Posted by: EMS | 24 November 2009

Mashed Potatoes

So, karma is playing its cruel game.  After lamenting the fancy KBR chow up the hill at the main camp, we’ve been sentenced to eat at the lower mess hall here  at the COIN Academy proper.  I’ve never eaten so many mashed potatoes (at term we’ll use a little loosely, as I’m not sure there’s any mashing or potatoes involved).  It’s like my family makes up the menu for lunch and dinner:  meat + potatoes + corn (it is too a vegetable!).  Add dessert as needed.  (Sorry, Mom, no milk.)  Sloppy Joes can’t be far off.  I may have to sneak back up the hill to get fresh strawberries and pineapple (!) for breakfast tomorrow.

Turning now to “fashion”:  you’d be surprised how many different ways there are to do desert cammo.  Brits, Aussies, Dutch, Swedes, Finns, Austrians…everyone has their own version.  The Marines of course have their desert utilities; unless you’re serving in a training team, in which case you wear woodlands (who knew?).   What really throws me is people in full Army or Marine utilities with “DOD Contractor” on their service tape.  It’s like we’re so frustrated that the Taliban don’t wear uniforms that we put our civilians in them instead. 

On the flip side, I saw an Army soldier wearing a 1st Marine Division patch on his right arm the other day.  (In the Army, that’s where you put the patch for the unit you served in combat with.)  I had never seen that before.  Pretty freaking sweet.

Meanwhile it continues to be cold and wet here.  North Face gear is earning its keep.  But I may have to figure out how to zip my high-speed sleeping bags together before too long.  That could get ugly.


  1. Corn is just another grain. Anyone who argues to the contrary is not edu-macated!

  2. I made a pot roast last night–yes, I made it–but it was meat and potatoes (with some carrots too). :)

  3. Luckily black goes with any desert cammo.
    And last night we had homemade meatloaf with mashed potatoes. (Our potatoes were leftover carry-out, so I’m not sure how real they were either.)

  4. I can see it on CNN now, breaking news American civ in Afghanistan flown back home to be extracted from gordian sleeping bag knot!

    Chris J.

  5. Marine ETTs likely wear woodland because their ANA wear American-style woodland cammies.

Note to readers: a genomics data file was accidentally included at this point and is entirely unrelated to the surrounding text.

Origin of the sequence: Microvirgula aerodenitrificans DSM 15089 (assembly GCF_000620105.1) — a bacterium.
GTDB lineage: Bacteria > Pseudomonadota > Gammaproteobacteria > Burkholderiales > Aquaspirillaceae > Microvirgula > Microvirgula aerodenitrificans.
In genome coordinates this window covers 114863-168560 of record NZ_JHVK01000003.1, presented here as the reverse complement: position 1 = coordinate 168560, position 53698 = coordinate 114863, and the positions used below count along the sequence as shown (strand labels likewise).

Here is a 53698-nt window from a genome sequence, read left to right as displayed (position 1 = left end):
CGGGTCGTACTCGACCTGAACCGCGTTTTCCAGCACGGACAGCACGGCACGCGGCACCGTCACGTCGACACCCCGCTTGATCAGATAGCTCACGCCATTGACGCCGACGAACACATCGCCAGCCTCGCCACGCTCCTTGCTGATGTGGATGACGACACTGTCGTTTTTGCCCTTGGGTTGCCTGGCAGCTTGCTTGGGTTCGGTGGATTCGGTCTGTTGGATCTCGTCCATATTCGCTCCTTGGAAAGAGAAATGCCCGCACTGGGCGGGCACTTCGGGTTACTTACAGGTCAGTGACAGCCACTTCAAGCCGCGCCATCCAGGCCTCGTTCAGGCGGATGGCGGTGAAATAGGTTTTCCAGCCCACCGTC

6. Marine ETTs might be wearing woodland MARPATs because they blend a little better with the terrain or ANA BDUs. It’s also crossed my mind that it could be because they come from III MEF, which does not routinely send large units to the CENTCOM AOR the way I MEF and II MEF do and might just not bother. Either way, if you’re in Kunar or somewhere like that, I think it makes more sense.

    As for explaining the Marine combat patches on ACUs, too easy. Many soldiers who served in OIF2 with TF 2-7 Cav, TF 2-2 Infantry, or the various battalions attached to 2nd BCT, 1st Cav wear 1st MARDIV combat patches – 2-7 and 2-2 fought in Falluja as part of Marine RCTs, and the Blackjack BCT was attached to the division. Also, I know soldiers from 2/2 ID, 2/28 ID, and 1/1 AD who proudly wear the combat patches of 1st or 2nd MARDIV or I or II MEF – these BCTs, along with 1/1 ID and 1/3 ID and a variety of separate battalions, fought in Ramadi under Marine command.

    As I understand it, the new combat patch rules put in place in March 2007 mean this sort of thing is no longer authorized for post-2007 deployments, but it’s not retroactive, so soldiers whose battalions served in Marine RCTs or whose BCTs served in MNF-West before March 2007 are still allowed to wear Marine division or MEF combat patches.

  7. Other cool uniform things you will likely see out there: Many SF and Rangers, and SOF-associated contractors, routinely wear MultiCam fatigues, and the SF that I embedded with last summer wore BDUs whenever they were on missions with their ANA commandos.

  8. I think Marine “combat patches” can be wicked irritating, since we cannot wear them but the Doggies doo. ;P

    @Tintin: Some may also be Guardsmen with prior Marine combat service. My daughter’s MP unit had about a dozen.

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